Waugh crops up in a number of articles about the upper class in the interwar period. In Spear’s magazine, editor William Cash reviews a book by Damian Collins, MP for Folkestone and Hythe. This is a biography of Philip Sassoon entitled Charmed Life, the Phenomenal World of Sir Philip Sassoon which has just appeared in paperback. Sassoon had a house at Port Lympne in the Folkestone and Hythe district and was also for a time a predecessor of Collins as its Member of Parliament. After a background of Sassoon’s family and his early history, Cash reaches the topic of his social climbing, a subject close to Evelyn Waugh’s heart:
To be honest there is quite a lot that is not to like about Sassoon’s almost compulsive-obsessive collecting of celebrities and politicians, socialites and artists. He didn’t just have an upwardly mobile party flitting nature. He gave dinners and lunches for prime ministers as a form of social and political pimping. … But Collins manages to make Sassoon emerge as an all too human if hugely enigmatic man whose Jewish background and social, aesthetic and sexual complexities (he was discreetly gay) all make him such an unlikely figure to ‘epitomise’ (in the words of fellow MP Bob Boothby) ‘the sheer enjoyment’ of the decade 1925-1935, with life at Port Lympne, the exotic fantasy country house he had decorated by Rex Whistler, being one of ‘endless gaiety and enjoyment’.
Collins’s book, according to Cash, illustrates how Sassoon used his skills to charm his way into the top reaches of the society of the times. Cash concludes:
Yet like him or loathe him, Sassoon gave the parties and political ‘Cabinet lunches’ that tout London- from Diana Cooper to Churchill – wanted to be invited to. … That was why Evelyn Waugh described ‘charm’ as one of the deadliest of English social sins. The English ‘disease’ no less, as the exotic old Etonian Anthony Blanche says to Charles Ryder in Brideshead. In many ways the gay socialite aesthete Blanche and Sassoon have much in common, including a taste for expensive suits tailored in the New York style. … Noel Coward called Sassoon ‘a phenomenon that would never recur’. Although I dare say I would not have had the moral or social courage to have tuned down his engraved At Home invitations, I do hope Coward is right.
The Scottish Daily Mail has run an article by John McLeod about the Duke of Kent, who was a younger brother of George VI but was a bit more of a social animal than his older brother, perhaps a bit more like his eldest brother who became the Duke of Windsor. He died in a plane crash in Scotland in 1942 while serving in the Navy. According to the Mail’s story, he sounds like he was also a notable charmer, perhaps in a league with Philip Sassoon, only with a better pedigree:
…gorgeous to both men and women, and he knew it. He was highly intelligent, sophisticated. a keen collector of beautiful things–only the second royal boy to attend a proper school [Eton College] and the first to hold a proper professional job. Indeed, at the darkest hour of the Abdication crisis a reeling Government seriously considered installing him on the throne–and (disguised as the Duke of Clarence) Kent even had a walk on cameo in Evelyn Waugh’s sublime novel, Brideshead Revisited.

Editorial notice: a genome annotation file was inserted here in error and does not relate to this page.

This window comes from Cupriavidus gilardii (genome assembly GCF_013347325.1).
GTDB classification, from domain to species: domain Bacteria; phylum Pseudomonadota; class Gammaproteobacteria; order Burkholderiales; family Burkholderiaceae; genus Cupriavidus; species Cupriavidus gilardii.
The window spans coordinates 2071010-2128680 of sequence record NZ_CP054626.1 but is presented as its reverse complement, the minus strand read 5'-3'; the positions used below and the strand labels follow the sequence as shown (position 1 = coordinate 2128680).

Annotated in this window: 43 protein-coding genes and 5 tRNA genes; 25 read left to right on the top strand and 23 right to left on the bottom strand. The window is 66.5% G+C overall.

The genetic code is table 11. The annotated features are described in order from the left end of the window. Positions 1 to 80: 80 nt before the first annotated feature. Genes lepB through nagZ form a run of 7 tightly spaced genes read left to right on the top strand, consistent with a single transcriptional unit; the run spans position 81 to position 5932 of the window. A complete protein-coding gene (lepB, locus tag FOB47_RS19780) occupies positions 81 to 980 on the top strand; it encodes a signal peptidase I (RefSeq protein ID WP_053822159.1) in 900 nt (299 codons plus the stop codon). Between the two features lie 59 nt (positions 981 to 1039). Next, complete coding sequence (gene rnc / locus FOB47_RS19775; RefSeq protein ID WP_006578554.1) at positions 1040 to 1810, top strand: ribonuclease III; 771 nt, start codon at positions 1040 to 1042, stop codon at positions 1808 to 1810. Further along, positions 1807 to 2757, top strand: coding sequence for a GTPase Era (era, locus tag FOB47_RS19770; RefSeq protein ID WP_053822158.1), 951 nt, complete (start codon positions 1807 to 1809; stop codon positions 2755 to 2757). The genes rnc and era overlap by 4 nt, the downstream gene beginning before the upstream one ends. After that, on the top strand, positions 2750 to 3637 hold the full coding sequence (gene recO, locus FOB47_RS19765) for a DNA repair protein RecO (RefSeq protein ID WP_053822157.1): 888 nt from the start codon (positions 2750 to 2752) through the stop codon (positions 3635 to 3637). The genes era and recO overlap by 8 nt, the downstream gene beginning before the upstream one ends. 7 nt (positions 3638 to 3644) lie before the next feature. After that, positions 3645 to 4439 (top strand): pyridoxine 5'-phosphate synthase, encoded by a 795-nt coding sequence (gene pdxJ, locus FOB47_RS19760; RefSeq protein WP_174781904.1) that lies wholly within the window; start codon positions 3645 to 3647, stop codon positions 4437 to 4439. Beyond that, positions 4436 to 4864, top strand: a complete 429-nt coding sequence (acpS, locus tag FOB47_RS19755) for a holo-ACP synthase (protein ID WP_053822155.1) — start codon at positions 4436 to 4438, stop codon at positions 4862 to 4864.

In Waugh’s novel, the Duke and his wife appear at the exhibition of Charles Ryder’s Latin American paintings arranged by his wife Celia. This is described in Chapter 2 of Book 3 in the 1960 edition:
Presently there was a slight hush and edging away which which follows the entry of a royal party. I saw my wife curtsey and heard her say: ‘Oh, sir, you are sweet’; then I was led into the clearing and the Duke of Clarence said,: ‘Pretty hot out there I should think.’
‘It was, sir.’
‘Awfully clever the way you’ve hit off the impression of heat. Makes me feel quite uncomfortable in my greacoat,’
‘Ha, ha.’ (Penguin 1962, p. 254)
Prof Paul Doyle also comments that Kent would have been one of the “young princes” in Book 2, Chapter 2 of the novel whom Julia was ineligible to marry.
Finally, Renishaw Hall, the home of the Sitwell family, has announced the offering of curated Literary Hall Tours of the property. Waugh was one of several artists of his generation who were taken up by the Sitwells and enjoyed visits to the estate. Among those mentioned in the announcement in addition to Waugh are writers Wilfred Owen, T.S Eliot, Dylan Thomas, Aldous Huxley D.H. Lawrence and painters Rex Whistler and John Piper. The Sitwells were also artists in their own right: Edith Sitwell established herself as a poet on an international scale, her brother Osbert was the writer of his brilliant memoir, Left hand! Right Hand!, describing his Renishaw childhood, while her youngest sibling, Sacheverell, become one of the great writers of the time on art and architecture.
The tours begin on 28 May and continue at the rate of one per month thereafter through September. They can be booked at this link.
UPDATE (24 May 2017): A more detailed description of the subject matter of the Renishaw curated tours, including an interview with the curator, Christina Beevers, recently appeared in the Sheffield Star. See link.